Dr. Ruben Anthony Jr. and the 2016 State of
Black America Report:
Locked Out of Opportunity
Dr. Ruben Anthony Jr., ULGM CEO, was in Washington, D.C. at
the National Urban League’s legislative summit when The State
of Black America was released.
absence of Black people, people from lower socio-economic levels. If you go to the Farmers’ Market, you won’t see a whole lot of African
Americans there and it is a great venue. There are other venues in town where you can see how well people are doing because they require
you to spend money and things like that. A lot of people are locked out.”

Anthony sees a lot of factors that keep African Americans and others locked out. Subtle socio-economic factors can be at work that serve as
a glass barrier to people applying for positions in the public and private sectors.

“We are moving away from balanced panels,” Anthony observed. “Sometimes in agencies, we know that we don’t have sufficient numbers of
people working in government. But there is a climate now to move away from that. And I think that is a big mistake. I think that we still have
to make sure  — you don’t have to call it Affirmative Action — we still have to make sure that there is fairness in recruitment, hiring and
promotion and making sure that people have an opportunity to get in the door and have the opportunity to get promoted. It’s just the right thing
to do.”

The work environment also contributes to that long-term glass barrier that people experience.

“We’re finding out that toxic workplaces don’t lead to retention,” Anthony said. “Particularly in the construction fields, a lot of times people get
jobs and it isn’t always the most welcoming place once they get there. Sometimes, they might be isolated or alienated. Employers need to
make sure that they are diversifying their workforce, but also have support systems there. That’s one of the good things about the programs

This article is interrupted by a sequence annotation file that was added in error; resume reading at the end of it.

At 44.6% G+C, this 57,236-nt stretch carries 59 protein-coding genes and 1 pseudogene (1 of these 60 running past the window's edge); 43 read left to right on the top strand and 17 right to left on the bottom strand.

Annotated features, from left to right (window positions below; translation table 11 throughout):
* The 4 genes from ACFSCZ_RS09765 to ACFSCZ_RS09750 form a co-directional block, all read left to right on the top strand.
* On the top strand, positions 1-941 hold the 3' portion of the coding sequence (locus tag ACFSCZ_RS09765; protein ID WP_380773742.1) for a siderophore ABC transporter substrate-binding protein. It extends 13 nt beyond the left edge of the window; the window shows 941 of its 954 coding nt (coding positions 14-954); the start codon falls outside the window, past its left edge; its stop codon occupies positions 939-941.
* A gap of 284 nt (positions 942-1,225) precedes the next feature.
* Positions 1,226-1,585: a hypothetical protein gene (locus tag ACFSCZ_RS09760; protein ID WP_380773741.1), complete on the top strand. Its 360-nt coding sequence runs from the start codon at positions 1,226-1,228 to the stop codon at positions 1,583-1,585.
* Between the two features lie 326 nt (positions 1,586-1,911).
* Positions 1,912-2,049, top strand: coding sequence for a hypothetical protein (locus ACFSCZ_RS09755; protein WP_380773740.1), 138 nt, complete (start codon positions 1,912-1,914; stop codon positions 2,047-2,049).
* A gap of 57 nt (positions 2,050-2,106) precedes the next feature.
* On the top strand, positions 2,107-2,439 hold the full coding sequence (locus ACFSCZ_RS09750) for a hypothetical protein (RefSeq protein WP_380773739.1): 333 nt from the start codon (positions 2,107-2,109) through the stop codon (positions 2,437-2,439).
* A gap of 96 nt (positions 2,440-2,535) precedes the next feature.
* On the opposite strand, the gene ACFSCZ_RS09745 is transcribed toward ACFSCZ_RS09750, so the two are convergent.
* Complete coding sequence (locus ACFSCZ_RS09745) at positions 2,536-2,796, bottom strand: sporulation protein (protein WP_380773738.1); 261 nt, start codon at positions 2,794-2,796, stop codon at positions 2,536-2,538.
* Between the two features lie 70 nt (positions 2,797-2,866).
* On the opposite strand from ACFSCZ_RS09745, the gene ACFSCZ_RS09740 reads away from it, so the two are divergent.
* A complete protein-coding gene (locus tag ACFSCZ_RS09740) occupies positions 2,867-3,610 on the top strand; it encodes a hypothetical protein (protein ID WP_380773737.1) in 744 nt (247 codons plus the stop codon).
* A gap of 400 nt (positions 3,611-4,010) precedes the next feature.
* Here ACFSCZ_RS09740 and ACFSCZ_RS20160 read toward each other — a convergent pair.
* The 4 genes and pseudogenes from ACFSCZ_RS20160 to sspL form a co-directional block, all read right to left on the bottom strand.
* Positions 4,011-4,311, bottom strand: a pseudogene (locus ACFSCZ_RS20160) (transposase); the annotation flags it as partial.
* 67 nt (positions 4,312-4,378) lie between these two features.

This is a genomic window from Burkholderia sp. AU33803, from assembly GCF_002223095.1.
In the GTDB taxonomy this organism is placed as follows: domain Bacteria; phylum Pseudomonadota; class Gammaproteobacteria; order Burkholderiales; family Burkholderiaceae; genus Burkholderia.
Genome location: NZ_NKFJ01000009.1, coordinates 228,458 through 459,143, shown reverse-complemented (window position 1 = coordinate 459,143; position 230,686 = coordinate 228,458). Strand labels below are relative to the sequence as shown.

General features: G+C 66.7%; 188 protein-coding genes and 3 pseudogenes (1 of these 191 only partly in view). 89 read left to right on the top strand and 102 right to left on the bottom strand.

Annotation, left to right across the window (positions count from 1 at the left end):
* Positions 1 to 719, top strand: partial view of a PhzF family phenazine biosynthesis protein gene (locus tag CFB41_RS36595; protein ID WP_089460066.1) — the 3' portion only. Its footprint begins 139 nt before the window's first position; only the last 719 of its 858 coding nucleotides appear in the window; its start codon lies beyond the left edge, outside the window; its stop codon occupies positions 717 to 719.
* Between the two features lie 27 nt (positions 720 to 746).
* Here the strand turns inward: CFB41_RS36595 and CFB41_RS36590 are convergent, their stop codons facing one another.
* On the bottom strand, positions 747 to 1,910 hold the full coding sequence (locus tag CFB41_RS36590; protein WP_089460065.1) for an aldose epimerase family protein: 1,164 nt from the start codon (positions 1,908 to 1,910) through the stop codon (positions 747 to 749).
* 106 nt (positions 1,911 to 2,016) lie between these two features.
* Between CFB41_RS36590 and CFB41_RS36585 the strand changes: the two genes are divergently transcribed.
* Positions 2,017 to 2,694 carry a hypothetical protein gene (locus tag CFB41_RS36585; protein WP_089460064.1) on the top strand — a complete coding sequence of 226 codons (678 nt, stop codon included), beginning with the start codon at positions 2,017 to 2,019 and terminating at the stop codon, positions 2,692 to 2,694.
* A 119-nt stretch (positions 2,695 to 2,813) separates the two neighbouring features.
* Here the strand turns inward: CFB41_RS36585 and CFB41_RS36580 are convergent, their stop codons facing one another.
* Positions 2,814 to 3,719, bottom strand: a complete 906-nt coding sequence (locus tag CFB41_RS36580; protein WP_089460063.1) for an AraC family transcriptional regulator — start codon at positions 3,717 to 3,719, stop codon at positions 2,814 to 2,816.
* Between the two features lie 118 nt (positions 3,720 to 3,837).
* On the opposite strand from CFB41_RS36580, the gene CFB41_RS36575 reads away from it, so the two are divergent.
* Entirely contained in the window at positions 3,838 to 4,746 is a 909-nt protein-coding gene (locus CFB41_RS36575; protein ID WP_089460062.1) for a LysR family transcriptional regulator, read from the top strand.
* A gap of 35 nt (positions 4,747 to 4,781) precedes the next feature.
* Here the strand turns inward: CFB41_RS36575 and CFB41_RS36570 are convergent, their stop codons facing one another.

that we do at the Urban League. As people go into new environments coming out of our training programs, we’re there as a support system
and we can interact between the employer and them and we can continue to provide that coaching and counseling as they are learning their
way or finding their way into new workplaces. But that is a challenge. Sometimes, you are going to go in there and you are the only minority in
the room or you’re a pioneer. It’s the first time that they have hired a minority. It can be tough. We have to make sure, especially in
government agencies, they are monitoring their workforce and are shooting for a representative bureaucracy. At least you are meeting the
socio-economic and racial demographics that you have in your community. If you have 15 percent minorities in the community and you look at
your workplace, it shouldn’t be 1-3 percent. I know it’s not one-to-one, but it should be close to that. It should be a representative

In order to make progress in eliminating the racial disparities in employment, Anthony feels that employers need to be intentional and
scientific in their approach.

“When you are deciding on resources, whether it’s for a program or for hiring, make sure you have a diverse group giving input,” Anthony
emphasized. “Tracking and monitoring opportunities is a big deal. If it’s not being tracked, you don’t have the opportunity to course correct.
And in all of the things that we do, we need to be checking to see if it is happening. And if it isn’t happening, then we need to course correct or
have some discussions. That also adds to transparency. We have to be transparent.”

And we have to be committed to diversity each and every day.
Part 2
By Jonathan Gramling

Dr. Ruben Anthony Jr., CEO of the Urban League of Greater Madison, is
feeling frustrated. He had just come back from the National Urban League’s
13th Annual Legislative Policy Conference: Save Our Cities, Jobs and
Justice in Washington, D.C. when the 2016 edition of The State of Black
America was released. The subtheme of the conference was Locked Out.
Anthony was feeling it.

In Anthony’s view, there are many factors that keep African Americans and
other people of color locked out of the economy that span a number of issue
areas including employment, education and housing. But it is the lack of
economic opportunity that Anthony feels keeps many people of color on the
outside looking into the good life that Madison has to offer.

“We talked about the street economy,” Anthony said. “People are not going
to let their kids go hungry. If they don’t have a job, they are going to find
something to do. My mother would always say, ‘If a person won’t work, they
will steal.’ And I am not saying that to cast any shadow on any group. But
people need resources to live and eat. The basics of life require that you
have money. To be in this society and fully enjoy things, you need to have
money. You can look around at venues in this city and you can see the